Code similarities with older known malware were also observed, but this time not between Shamoon and StoneDrill. In fact StoneDrill uses some parts of the code previously spotted in the NewsBeef APT, also known as Charming Kitten – another malicious campaign which has been active in the last few years.

For details beyond the press release, see: From Shamoon to StoneDrill: Wipers attacking Saudi organizations and beyond by Costin Raiu, Mohamad Amin Hasbini, Sergey Belov, Sergey Mineev or the full report, same title, version 1.05.

Wipers can impact corporate and governmental operations but they may be hiding crimes and misdeeds at the same time.

Of greater interest are the espionage operations enabled by StoneDrill.

If you are interested in planting false flags, pay particular attention to the use of language analysis in the full report.

Taking a clue from Lakoff on framing, would you opinion of StoneDrill change if instead of “espionage” it was described as a “corporate/government transparency” tool?

I don’t recall anyone saying that transparency is by definition voluntary.

Perhaps that’s the ticket. Malware can bring about involuntary transparency.

Yes?

That CIA exploit list in full: … [highlights]

Wednesday, March 8th, 2017

That CIA exploit list in full: The good, the bad, and the very ugly by Iain Thomson.

From the post:

We’re still going through the 8,761 CIA documents published on Tuesday by WikiLeaks for political mischief, although here are some of the highlights.

First, though, a few general points: one, there’s very little here that should shock you. The CIA is a spying organization, after all, and, yes, it spies on people.

Two, unlike the NSA, the CIA isn’t mad keen on blanket surveillance: it targets particular people, and the hacking tools revealed by WikiLeaks are designed to monitor specific persons of interest. For example, you may have seen headlines about the CIA hacking Samsung TVs. As we previously mentioned, that involves breaking into someone’s house and physically reprogramming the telly with a USB stick. If the CIA wants to bug you, it will bug you one way or another, smart telly or no smart telly. You’ll probably be tricked into opening a dodgy attachment or download.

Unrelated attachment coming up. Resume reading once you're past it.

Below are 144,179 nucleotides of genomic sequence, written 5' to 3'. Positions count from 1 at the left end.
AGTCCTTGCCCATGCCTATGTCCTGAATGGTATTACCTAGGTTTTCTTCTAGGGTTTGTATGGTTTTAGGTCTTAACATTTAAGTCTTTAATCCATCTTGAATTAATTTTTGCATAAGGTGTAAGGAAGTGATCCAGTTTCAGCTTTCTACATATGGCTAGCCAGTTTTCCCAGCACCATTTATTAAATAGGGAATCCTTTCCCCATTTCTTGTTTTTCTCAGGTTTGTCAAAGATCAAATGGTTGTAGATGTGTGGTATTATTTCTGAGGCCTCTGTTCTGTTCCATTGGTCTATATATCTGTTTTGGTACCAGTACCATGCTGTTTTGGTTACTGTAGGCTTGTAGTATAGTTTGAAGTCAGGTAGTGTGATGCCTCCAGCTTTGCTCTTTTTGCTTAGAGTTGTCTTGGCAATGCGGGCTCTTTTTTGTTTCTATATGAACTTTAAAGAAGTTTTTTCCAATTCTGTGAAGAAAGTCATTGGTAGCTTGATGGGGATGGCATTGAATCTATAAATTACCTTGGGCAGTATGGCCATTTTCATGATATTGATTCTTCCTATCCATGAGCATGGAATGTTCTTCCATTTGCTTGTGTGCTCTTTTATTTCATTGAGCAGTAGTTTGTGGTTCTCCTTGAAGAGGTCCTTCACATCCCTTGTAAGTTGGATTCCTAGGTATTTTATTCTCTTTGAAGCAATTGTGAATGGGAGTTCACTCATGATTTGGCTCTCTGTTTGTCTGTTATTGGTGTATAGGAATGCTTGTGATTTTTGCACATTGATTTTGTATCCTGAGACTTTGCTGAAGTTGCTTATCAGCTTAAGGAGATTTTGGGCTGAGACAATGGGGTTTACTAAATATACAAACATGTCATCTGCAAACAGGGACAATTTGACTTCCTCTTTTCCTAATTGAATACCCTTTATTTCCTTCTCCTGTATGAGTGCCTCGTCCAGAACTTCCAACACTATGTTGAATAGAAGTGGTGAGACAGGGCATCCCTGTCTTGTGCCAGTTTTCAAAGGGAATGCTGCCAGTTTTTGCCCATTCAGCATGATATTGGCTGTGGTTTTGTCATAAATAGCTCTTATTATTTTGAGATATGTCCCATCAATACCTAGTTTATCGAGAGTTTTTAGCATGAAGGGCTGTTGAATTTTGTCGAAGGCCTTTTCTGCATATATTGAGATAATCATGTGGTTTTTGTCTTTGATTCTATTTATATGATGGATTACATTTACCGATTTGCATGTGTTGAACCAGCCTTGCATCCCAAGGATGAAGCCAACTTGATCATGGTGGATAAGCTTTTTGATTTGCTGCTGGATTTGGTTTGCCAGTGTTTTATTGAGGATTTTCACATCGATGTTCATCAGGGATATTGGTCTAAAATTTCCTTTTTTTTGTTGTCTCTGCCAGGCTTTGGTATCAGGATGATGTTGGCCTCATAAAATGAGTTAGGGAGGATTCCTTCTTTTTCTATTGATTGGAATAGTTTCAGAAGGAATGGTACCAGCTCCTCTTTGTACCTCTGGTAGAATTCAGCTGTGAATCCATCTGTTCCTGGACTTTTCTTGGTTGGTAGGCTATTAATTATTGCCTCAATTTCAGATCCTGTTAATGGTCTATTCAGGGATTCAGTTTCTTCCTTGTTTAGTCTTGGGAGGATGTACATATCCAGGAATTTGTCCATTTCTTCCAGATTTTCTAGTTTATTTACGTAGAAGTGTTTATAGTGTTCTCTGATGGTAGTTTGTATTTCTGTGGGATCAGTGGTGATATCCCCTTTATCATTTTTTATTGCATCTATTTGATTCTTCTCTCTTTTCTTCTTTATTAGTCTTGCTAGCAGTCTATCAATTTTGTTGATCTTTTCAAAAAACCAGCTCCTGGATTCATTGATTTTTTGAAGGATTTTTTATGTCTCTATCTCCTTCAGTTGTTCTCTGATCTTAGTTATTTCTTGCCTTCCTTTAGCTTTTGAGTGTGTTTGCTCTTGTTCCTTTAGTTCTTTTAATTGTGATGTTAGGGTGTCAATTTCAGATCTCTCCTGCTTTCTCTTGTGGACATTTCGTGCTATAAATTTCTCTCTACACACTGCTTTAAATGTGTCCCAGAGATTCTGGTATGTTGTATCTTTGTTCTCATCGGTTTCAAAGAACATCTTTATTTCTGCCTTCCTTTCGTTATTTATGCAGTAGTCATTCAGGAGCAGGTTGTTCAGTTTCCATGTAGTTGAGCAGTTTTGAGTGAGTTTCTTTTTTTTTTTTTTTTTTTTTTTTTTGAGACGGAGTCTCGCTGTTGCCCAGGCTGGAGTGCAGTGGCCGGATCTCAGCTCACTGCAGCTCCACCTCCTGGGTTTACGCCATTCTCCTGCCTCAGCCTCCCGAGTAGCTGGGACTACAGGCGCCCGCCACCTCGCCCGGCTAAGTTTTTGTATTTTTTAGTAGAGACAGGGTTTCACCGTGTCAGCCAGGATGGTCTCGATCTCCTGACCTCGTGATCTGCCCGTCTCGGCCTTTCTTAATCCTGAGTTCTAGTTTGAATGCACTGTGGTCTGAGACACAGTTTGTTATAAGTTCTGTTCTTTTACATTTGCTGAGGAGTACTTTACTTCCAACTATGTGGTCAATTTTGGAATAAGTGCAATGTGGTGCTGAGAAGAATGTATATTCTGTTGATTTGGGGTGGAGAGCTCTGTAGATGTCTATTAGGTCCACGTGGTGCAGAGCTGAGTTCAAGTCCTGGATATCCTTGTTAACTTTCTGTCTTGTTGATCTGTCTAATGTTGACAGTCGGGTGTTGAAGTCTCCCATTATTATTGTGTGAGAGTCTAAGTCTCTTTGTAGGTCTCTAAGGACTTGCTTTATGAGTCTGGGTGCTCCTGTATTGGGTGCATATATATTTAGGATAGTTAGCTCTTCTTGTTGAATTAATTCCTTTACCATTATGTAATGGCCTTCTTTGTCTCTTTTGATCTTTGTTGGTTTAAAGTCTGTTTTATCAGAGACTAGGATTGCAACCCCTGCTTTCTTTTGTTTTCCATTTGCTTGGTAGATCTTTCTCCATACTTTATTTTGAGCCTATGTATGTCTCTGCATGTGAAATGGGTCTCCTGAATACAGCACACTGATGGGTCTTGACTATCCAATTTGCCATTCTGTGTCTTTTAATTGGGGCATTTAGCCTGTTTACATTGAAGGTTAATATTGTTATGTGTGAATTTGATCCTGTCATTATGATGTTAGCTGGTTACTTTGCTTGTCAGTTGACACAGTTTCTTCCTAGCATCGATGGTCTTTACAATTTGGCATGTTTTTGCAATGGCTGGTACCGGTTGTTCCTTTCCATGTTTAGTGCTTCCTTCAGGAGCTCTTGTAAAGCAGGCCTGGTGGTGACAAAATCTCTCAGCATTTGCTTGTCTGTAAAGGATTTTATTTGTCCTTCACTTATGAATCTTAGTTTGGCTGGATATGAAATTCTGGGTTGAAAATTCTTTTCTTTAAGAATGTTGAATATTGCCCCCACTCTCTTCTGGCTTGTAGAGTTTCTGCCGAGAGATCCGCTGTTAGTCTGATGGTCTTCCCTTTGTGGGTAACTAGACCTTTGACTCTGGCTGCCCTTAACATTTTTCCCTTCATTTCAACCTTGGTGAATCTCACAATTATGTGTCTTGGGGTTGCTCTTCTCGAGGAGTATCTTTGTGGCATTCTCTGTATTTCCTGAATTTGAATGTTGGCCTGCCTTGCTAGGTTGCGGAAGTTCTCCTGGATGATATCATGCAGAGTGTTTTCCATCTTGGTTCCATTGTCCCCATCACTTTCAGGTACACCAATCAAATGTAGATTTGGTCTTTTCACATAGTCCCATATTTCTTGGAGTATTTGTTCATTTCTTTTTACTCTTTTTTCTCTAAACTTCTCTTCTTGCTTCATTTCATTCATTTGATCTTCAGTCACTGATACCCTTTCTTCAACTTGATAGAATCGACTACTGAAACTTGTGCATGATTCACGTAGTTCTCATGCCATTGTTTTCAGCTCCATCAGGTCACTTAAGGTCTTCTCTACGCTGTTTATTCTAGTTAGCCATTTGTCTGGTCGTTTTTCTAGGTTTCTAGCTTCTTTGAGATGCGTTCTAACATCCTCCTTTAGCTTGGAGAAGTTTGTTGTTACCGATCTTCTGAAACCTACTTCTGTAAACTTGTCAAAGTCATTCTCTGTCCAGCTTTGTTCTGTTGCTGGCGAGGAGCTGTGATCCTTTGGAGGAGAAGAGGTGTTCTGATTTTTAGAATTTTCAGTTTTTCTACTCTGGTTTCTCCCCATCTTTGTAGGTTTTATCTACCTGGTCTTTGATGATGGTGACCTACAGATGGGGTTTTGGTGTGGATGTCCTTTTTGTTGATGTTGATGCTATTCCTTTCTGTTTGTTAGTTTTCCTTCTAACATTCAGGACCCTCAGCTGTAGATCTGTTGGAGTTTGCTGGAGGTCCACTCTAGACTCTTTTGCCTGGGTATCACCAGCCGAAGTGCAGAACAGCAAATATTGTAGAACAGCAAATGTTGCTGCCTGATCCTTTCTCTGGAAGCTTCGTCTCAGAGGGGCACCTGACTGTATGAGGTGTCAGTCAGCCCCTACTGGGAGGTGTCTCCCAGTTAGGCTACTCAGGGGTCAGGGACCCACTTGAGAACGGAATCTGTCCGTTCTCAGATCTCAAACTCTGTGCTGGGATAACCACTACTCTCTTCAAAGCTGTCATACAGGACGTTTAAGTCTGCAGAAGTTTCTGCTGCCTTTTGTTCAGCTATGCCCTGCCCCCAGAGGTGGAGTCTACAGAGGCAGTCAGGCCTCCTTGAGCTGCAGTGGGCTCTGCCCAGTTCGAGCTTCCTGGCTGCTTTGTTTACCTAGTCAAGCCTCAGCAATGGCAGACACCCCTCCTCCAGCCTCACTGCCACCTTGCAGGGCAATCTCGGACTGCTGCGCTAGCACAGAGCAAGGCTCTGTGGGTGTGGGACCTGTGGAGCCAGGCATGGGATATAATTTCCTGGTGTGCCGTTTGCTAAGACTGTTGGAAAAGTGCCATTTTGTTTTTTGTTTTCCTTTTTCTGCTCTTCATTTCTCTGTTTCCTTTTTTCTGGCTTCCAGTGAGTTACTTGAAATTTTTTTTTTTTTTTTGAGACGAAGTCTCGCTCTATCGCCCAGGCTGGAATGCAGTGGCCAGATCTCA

That’s actually a silver lining to all this: end-to-end encrypted apps, such as Signal and WhatsApp, are so strong, the CIA has to compromise your handset, TV or computer to read your messages and snoop on your webcam and microphones, if you’re unlucky enough to be a target. Hacking devices this way is fraught with risk and cost, so only highly valuable targets will be attacked. The vast, vast majority of us are not walking around with CIA malware lurking in our pockets, laptop bags, and living rooms.

Thirdly, if you’ve been following US politics and WikiLeaks’ mischievous role in the rise of Donald Trump, you may have clocked that Tuesday’s dump was engineered to help the President pin the hacking of his political opponents’ email server on the CIA. The leaked documents suggest the agency can disguise its operations as the work of a foreign government. Thus, it wasn’t the Russians who broke into the Democrats’ computers and, by leaking the emails, helped swing Donald the election – it was the CIA all along, Trump can now claim. That’ll shut the intelligence community up. The President’s pet news outlet Breitbart is already running that line.